dividuals are not aware of its presence. As such, it is usually diagnosed incidentally in the second to fourth decade during routine physical or dental examination. Torus palatinus must be differentiated from other growths in the mouth that can present similarly, including other tori, fibromas, mucocele, calcinosis cutis, osteoma, and osteoid osteoma. Torus mandibularis is a bony growth of similar appearance that occurs on the mandible and is more common in men. The probability of having torus mandibularis is higher in individuals with torus palatinus and vice versa, leading to the hypothesis that the same pathogenesis underlies the development of both conditions. Torus palatinus and torus mandibularis are both typically asymptomatic, except when lesions grow to a size that interferes with daily activities such as chewing or speaking. Torus palatinus can be diagnosed through history and physical examination, although a biopsy may be warranted to distinguish between torus palatinus, osteoma, and osteoid osteoma. Torus palatinus is not associated with other systemic symptoms, and imaging is usually unnecessary. Radiographs will typically show a radiodense area of bone surrounded by normal-appearing bone. Because this is a benign condition, it does not need evaluation by an oral surgeon. Torus palatinus tends to grow gradually throughout life and does not have potential for malignant transformation. Because most lesions are asymptomatic and benign, treatment is usually not necessary. Occasionally the bone will be extirpated for prosthetic treatment or for use in autogenous cortical bone grafting.3 Torus palatinus may also be removed to allow for proper fitting of oral prosthetic devices, such as dentures.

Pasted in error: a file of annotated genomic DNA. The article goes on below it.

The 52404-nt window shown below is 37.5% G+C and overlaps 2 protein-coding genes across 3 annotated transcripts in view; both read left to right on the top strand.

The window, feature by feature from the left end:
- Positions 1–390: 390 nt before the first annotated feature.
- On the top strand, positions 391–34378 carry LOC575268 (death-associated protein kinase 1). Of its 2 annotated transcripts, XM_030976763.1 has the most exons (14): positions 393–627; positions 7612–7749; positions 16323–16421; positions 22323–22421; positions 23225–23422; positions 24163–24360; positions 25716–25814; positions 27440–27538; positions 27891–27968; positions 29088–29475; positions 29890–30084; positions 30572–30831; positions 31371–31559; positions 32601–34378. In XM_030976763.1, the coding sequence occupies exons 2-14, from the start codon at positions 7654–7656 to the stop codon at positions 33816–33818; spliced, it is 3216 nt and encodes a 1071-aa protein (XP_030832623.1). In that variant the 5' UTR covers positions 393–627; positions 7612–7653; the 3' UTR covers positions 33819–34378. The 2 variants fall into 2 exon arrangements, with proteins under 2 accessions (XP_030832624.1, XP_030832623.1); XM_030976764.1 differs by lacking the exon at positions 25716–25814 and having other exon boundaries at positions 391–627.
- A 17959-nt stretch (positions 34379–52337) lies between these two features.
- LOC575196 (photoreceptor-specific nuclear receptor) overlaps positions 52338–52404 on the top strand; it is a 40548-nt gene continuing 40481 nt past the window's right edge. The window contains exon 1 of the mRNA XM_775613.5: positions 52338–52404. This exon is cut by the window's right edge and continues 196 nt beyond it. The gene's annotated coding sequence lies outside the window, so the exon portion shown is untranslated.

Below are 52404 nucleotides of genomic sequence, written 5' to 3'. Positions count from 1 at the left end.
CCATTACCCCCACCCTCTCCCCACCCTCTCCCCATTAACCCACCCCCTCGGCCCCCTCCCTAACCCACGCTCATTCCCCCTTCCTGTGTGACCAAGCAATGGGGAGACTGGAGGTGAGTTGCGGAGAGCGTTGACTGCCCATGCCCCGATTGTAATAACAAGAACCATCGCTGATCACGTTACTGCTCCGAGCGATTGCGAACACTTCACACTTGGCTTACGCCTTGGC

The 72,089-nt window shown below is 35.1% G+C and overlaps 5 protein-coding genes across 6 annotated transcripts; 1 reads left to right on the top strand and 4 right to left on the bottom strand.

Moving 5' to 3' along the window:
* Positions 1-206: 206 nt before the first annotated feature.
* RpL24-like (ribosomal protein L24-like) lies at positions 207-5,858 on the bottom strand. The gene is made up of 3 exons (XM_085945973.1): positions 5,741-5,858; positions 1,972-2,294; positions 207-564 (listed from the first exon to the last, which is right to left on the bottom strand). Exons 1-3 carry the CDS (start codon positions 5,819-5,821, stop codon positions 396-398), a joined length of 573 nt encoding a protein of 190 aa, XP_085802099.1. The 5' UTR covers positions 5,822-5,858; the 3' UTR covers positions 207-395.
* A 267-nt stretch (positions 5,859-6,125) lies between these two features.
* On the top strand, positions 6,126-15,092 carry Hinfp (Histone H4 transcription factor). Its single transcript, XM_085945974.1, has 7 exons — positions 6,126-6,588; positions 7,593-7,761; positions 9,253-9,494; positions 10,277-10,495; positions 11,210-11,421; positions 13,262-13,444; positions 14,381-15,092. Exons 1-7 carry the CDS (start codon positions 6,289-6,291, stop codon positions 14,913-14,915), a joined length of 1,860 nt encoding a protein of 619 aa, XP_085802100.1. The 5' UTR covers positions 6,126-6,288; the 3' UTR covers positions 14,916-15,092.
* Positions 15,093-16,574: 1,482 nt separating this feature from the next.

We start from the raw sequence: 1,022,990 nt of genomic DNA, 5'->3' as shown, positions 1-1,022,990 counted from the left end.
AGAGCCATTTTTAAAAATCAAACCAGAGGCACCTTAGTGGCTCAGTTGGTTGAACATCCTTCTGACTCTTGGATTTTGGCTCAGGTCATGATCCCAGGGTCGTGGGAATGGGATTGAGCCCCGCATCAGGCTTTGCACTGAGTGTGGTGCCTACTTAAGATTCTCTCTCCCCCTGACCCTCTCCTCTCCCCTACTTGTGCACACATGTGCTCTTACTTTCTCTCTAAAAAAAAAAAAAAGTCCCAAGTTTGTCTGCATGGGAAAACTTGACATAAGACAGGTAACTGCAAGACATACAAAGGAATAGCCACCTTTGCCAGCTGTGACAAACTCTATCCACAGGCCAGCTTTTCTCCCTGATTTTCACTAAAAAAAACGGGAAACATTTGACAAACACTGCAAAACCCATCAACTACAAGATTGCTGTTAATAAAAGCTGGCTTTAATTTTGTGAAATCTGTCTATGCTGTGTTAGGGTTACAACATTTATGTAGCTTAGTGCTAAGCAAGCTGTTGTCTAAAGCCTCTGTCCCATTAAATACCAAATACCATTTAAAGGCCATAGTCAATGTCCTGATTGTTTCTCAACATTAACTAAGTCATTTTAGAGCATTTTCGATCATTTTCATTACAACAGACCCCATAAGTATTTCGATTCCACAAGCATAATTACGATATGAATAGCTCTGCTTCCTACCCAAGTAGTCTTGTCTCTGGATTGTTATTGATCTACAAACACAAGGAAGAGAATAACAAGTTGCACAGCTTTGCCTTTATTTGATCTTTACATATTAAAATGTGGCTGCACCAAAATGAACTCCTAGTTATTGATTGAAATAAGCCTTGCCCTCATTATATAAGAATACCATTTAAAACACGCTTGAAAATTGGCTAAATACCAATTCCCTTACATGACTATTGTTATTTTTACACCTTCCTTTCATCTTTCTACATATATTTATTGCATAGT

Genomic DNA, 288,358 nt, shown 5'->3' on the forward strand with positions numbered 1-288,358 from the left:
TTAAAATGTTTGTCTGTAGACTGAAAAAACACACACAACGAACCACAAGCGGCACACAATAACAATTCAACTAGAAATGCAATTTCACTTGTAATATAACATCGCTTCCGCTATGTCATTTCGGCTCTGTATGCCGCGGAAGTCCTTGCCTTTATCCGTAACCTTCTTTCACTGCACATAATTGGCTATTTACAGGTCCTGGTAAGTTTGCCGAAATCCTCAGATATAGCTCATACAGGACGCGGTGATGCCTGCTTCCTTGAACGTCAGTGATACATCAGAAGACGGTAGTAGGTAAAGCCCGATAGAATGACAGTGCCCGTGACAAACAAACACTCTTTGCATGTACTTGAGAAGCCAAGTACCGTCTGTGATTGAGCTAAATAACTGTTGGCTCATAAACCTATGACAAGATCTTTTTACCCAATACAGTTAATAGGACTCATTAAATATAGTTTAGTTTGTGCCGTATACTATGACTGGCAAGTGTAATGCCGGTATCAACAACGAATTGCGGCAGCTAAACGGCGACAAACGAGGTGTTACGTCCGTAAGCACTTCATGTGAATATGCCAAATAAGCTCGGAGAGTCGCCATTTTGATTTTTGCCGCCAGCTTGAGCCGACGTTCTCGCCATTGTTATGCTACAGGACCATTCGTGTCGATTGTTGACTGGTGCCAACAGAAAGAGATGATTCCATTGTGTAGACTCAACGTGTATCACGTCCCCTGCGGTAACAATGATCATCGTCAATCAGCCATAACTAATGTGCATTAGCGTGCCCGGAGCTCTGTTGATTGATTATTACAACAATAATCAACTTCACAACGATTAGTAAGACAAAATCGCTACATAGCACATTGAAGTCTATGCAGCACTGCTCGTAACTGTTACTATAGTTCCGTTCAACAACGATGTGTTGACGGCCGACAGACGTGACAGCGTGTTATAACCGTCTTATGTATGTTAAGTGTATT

Patient Outcome The patient was reassured that the condition was benign and instructed to return if the growth became symptomatic.

Conflict of Interest Disclosures: The authors have completed and submitted the ICMJE Form for Disclosure of Potential Conflicts of Interest and none were reported. Additional Contributions: We thank the patient for providing permission to share his information. Submissions: We encourage authors to submit papers for consideration as a JAMA Clinical Challenge. Please contact Dr McDermott at [email protected]

2. Beena JP. Torus palatinus in an infant: a case report. J Dent Child (Chic). 2012;79(3):181-184. 3. García-García AS, Martínez-González JM, Gómez-Font R, Soto-Rivadeneira A, Oviedo-Roldán L. Current status of the torus palatinus and torus mandibularis. Med Oral Patol Oral Cir Bucal. 2010;15(2):e353-e360.

REFERENCES 1. Cantín M, Fernández RF, Rojas M. A proposed explanation for the development of the torus palatinus. Clin Anat. 2011;24(6):789-790.

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JAMA April 16, 2014 Volume 311, Number 15

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A nodular protuberance on the hard palate.